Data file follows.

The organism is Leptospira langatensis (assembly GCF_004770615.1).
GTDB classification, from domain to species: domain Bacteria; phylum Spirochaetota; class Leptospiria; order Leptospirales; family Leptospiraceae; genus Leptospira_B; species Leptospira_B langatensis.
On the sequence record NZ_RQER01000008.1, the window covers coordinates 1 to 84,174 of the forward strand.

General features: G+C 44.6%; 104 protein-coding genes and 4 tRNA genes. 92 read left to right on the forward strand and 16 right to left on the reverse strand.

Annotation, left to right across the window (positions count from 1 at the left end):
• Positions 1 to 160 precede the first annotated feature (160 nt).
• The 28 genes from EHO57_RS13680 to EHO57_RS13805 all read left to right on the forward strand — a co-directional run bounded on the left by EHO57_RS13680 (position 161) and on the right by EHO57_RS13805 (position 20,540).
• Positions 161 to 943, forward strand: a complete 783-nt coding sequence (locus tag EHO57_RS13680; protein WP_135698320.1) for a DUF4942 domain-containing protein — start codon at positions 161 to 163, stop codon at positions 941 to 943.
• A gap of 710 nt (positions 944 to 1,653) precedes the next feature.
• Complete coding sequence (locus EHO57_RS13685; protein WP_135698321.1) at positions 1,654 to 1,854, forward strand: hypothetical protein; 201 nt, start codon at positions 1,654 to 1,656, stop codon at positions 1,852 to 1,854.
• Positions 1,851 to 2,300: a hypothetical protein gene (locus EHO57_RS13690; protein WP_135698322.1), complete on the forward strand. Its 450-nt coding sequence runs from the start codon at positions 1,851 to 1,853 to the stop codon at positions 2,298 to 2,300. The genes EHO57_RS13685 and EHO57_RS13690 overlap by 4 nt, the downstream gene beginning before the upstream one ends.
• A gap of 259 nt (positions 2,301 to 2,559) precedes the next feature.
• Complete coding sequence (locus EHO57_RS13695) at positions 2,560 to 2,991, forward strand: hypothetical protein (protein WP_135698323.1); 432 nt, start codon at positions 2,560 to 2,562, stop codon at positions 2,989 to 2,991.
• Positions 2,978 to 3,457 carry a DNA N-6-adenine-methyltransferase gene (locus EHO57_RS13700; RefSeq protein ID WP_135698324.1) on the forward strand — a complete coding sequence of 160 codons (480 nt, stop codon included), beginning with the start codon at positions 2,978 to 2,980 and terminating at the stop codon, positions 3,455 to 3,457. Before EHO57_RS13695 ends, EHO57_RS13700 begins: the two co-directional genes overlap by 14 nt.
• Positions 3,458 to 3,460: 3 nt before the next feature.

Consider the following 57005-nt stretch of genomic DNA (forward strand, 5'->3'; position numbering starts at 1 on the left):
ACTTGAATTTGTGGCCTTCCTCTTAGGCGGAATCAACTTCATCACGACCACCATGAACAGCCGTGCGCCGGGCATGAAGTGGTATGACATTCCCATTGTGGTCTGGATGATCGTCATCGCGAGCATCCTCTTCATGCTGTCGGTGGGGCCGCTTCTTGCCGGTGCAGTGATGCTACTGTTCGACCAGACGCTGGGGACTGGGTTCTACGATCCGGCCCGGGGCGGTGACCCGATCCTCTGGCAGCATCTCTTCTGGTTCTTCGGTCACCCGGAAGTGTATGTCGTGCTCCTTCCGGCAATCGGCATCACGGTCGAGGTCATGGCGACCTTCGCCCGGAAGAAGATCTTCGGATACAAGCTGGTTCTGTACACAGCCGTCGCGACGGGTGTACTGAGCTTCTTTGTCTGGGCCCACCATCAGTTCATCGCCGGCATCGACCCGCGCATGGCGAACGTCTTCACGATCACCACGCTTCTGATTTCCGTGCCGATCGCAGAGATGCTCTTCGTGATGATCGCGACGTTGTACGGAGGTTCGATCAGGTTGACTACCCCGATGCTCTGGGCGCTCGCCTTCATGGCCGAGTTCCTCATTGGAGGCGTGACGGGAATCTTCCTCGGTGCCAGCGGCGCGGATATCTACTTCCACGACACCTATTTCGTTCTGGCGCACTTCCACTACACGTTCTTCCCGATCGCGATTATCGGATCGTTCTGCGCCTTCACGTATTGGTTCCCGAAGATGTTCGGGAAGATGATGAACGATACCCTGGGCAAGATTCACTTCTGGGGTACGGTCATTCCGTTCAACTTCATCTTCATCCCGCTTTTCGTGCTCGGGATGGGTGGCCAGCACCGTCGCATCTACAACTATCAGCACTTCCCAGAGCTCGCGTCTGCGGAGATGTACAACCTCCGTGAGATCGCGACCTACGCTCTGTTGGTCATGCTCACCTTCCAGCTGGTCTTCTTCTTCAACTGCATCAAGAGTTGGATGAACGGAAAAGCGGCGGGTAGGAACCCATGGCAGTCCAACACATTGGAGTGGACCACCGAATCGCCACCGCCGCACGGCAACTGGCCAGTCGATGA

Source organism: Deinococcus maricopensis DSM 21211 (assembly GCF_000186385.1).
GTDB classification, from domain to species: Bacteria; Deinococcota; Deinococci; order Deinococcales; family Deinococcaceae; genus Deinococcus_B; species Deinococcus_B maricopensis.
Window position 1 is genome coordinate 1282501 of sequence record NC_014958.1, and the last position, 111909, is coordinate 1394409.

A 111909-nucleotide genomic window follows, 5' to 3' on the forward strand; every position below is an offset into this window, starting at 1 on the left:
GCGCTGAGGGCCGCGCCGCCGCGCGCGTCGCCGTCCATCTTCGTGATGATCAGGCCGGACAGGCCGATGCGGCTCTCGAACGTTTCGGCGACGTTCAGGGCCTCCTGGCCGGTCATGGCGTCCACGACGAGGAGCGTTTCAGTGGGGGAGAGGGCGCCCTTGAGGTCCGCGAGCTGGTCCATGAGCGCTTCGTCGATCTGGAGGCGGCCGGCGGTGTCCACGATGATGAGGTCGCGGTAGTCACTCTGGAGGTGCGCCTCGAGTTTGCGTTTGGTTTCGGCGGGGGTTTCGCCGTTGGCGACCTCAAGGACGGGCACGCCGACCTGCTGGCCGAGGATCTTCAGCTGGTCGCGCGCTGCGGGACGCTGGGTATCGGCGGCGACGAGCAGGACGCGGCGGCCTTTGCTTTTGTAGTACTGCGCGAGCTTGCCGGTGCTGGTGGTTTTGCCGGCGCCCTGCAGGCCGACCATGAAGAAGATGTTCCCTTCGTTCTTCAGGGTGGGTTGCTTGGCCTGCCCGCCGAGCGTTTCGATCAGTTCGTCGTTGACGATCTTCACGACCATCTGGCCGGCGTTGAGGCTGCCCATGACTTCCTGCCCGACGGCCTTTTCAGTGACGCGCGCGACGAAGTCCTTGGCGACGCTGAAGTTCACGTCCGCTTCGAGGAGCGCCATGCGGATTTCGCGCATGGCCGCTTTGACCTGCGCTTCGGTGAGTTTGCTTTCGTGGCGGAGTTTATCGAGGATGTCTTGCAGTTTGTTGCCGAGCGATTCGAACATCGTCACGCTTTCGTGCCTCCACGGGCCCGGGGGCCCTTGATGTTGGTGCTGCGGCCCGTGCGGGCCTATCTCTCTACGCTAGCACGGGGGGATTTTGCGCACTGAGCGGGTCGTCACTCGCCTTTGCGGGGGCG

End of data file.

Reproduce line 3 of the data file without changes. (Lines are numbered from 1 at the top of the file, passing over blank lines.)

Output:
On the sequence record NZ_RQER01000008.1, the window covers coordinates 1 to 84,174 of the forward strand.